Eucalyptus johnstonii Maiden

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Article from Bean's Trees and Shrubs Hardy in the British Isles

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'Eucalyptus johnstonii' from the website Trees and Shrubs Online ( Accessed 2021-09-22.


  • E. subcrenulata Maiden & Blakely
  • E. muelleri T. B. Moore, not Miq., nor Naudin


Flower-bearing part of a plant; arrangement of flowers on the floral axis.
Attached singly along the axis not in pairs or whorls.
(pl. apices) Tip. apical At the apex.
(pl. calyces) Outer whorl of the perianth. Composed of several sepals.
Protruding; pushed out.
Lance-shaped; broadest in middle tapering to point.
Smooth and shiny.
Multistemmed growth form of many Eucalyptus species in which numerous stems arise from ground level from an individual plant (from the lignotuber).
Egg-shaped; broadest towards the stem.
Inflorescence in which pedicels all arise from same point on peduncle. May be flat-topped (as in e.g. Umbelliferae) to spherical (as in e.g. Araliaceae). umbellate In form of umbel.


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Article from Bean's Trees and Shrubs Hardy in the British Isles

Recommended citation
'Eucalyptus johnstonii' from the website Trees and Shrubs Online ( Accessed 2021-09-22.

A tree to 200 ft in favourable situations, with a clean, straight bole, but dwarf and stunted at high altitudes; bark deciduous, orange-red to brownish green, scaly at the base of the trunk on mature trees. Juvenile leaves glossy green, opposite, orbicular to ovate, stalkless, 114 to 214 in. long, margins with shallow, rounded teeth. Adult leaves alternate, stalked, ovate to lanceolate, 2 to 5 in. long (but smaller and more rounded in the dwarfer, high-mountain forms), dark, lustrous green, leathery; margins with faint, rounded teeth. Inflorescence a three-flowered umbel on a short, stout, flattened stalk; buds stalkless, calyx-tube wrinkled; operculum conical or hemispherical, with a boss at the apex. Fruit hemispherical to bell- or top-shaped, wrinkled; disk prominent; valves exserted.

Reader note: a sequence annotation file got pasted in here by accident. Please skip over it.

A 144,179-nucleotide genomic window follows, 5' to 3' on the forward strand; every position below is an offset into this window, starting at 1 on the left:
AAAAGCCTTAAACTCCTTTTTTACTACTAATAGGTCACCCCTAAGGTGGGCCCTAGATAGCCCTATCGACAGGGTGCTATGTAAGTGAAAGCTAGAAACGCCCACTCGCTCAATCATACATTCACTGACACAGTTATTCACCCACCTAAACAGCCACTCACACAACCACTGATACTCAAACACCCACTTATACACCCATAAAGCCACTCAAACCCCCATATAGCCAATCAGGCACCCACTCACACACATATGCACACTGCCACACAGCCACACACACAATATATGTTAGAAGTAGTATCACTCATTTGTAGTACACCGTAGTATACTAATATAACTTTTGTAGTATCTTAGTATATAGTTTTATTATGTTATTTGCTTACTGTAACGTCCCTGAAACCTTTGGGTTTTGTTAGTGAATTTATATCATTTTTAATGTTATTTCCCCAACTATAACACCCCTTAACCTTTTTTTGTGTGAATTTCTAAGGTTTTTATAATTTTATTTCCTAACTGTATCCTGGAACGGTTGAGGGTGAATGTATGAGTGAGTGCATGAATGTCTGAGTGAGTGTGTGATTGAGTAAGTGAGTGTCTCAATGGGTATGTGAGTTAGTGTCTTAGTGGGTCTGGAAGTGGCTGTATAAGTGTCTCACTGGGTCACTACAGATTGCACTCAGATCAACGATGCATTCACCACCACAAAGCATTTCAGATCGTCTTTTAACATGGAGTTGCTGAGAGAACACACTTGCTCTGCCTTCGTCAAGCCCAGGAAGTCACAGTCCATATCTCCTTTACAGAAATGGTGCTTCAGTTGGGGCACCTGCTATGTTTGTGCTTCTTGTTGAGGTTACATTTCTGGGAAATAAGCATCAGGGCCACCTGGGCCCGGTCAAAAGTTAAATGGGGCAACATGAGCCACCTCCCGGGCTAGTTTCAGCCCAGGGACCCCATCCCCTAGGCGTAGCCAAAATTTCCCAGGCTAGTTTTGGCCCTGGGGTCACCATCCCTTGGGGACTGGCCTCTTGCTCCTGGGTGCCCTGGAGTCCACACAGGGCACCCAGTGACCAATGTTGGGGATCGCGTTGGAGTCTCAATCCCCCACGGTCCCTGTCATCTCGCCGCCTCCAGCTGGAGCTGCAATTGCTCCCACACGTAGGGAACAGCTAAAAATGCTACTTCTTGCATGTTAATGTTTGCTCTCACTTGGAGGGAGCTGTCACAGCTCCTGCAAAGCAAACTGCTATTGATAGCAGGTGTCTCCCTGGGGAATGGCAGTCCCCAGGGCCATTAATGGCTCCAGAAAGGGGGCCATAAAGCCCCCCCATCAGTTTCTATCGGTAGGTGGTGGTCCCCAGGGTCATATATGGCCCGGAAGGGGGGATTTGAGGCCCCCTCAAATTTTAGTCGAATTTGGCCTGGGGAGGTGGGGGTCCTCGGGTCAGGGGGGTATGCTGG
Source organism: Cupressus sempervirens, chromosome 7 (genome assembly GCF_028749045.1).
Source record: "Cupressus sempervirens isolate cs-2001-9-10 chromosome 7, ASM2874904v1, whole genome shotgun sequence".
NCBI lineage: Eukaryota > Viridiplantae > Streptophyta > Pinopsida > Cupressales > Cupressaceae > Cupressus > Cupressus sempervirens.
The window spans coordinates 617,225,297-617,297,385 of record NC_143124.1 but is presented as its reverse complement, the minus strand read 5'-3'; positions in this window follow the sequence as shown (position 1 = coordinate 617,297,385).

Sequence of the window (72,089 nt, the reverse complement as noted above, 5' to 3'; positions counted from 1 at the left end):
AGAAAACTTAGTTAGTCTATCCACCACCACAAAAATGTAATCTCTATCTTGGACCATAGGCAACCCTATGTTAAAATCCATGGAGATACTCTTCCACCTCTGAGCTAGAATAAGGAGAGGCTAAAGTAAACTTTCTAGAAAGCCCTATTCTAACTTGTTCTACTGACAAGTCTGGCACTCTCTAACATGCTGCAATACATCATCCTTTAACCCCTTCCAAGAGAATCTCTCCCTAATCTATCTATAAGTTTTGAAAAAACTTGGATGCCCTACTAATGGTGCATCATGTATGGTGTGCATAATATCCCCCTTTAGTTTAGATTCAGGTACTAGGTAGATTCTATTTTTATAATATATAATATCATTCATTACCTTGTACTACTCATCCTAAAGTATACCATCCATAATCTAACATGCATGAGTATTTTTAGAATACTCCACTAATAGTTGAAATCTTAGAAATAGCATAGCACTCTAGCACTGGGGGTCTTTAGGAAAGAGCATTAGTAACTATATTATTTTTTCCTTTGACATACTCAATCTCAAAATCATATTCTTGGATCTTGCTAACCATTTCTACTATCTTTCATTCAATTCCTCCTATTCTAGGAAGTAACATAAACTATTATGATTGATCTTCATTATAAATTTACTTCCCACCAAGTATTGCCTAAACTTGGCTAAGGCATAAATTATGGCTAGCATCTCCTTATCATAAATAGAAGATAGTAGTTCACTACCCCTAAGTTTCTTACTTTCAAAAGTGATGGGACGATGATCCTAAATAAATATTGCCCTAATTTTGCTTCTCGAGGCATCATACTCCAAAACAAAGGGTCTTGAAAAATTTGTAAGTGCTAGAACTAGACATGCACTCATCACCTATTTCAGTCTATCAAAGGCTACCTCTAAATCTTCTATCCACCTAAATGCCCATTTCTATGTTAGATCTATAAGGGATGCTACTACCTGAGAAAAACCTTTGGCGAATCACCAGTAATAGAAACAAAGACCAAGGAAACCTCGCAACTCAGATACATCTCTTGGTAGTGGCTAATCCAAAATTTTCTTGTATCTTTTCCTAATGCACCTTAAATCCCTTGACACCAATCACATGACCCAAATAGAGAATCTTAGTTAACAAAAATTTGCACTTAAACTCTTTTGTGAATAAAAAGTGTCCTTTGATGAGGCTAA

Native of Tasmania from 2,000 to 4,500 ft; described in 1886 (as E. muelleri) but probably introduced to Britain some years earlier. The dwarfer, smaller-leaved form is maintained as a distinct species by some authorities under the name E. subcrenulata. It promises to be hardy. The arborescent form (E. johnstonii in the narrow sense) is probably not hardy enough for general planting but has reached a good size in the milder parts. The following were recorded in Eire in 1966: Mount Usher, Co. Wicklow, 118 × 834, 90 × 514 and 87 × 614 ft; Fota, Co. Cork, pl. 1948, 80 × 312 ft. There is a fine specimen at Kinloch Hourn in Inverness-shire. In his large collection of eucalypts at Casa di Sole, Salcombe, Devon, Dr Barker has a specimen measuring 59 × 334 ft (1970), planted in 1955.

Allied to E. johnstonii is the shrubby or mallee-like E. vernicosa Hook, f., native of the mountains of Tasmania at high altitudes. It is a hardy species with glossy, leathery, broadly elliptical to oblong leaves in both the juvenile and the adult state; they are about 2 in. long. One of the least effective of the eucalypts, though pretty in flower.

Another species in the same group is E. neglecta Maiden, a small, compact tree with dense, dark green foliage. It grows taller than E. vernicosa and the adult leaves are longer (3 to 4 in.). Found in one locality in Victoria.

From the Supplement (Vol. V)

Although E. vernicosa, mentioned under this species on page 134, is only a poor relation of E. johnstonii, it is nomenclaturally the senior species and the latter has been placed under it as subsp. johnstonii (Maiden) Pryor & L. Johnson.

specimens: Hillier Arboretum, Ampfield, Hants, 72 × 314 ft (1984); Kilmur Forest Garden, Argyll, pl. 1952, 95 × 434 ft (1978); Kinloch Hourn, Inv., pl. 1912, 125 × 734 ft and, pl. 1906, 105 × 1034 ft (1978); Castlewellan, Co. Down, pl. 1906, 85 × 534 ft (1983); Mount Usher, Co. Wicklow, Eire, 111 × 9 ft, 92 × 6 ft and 62 × 7 ft (1975).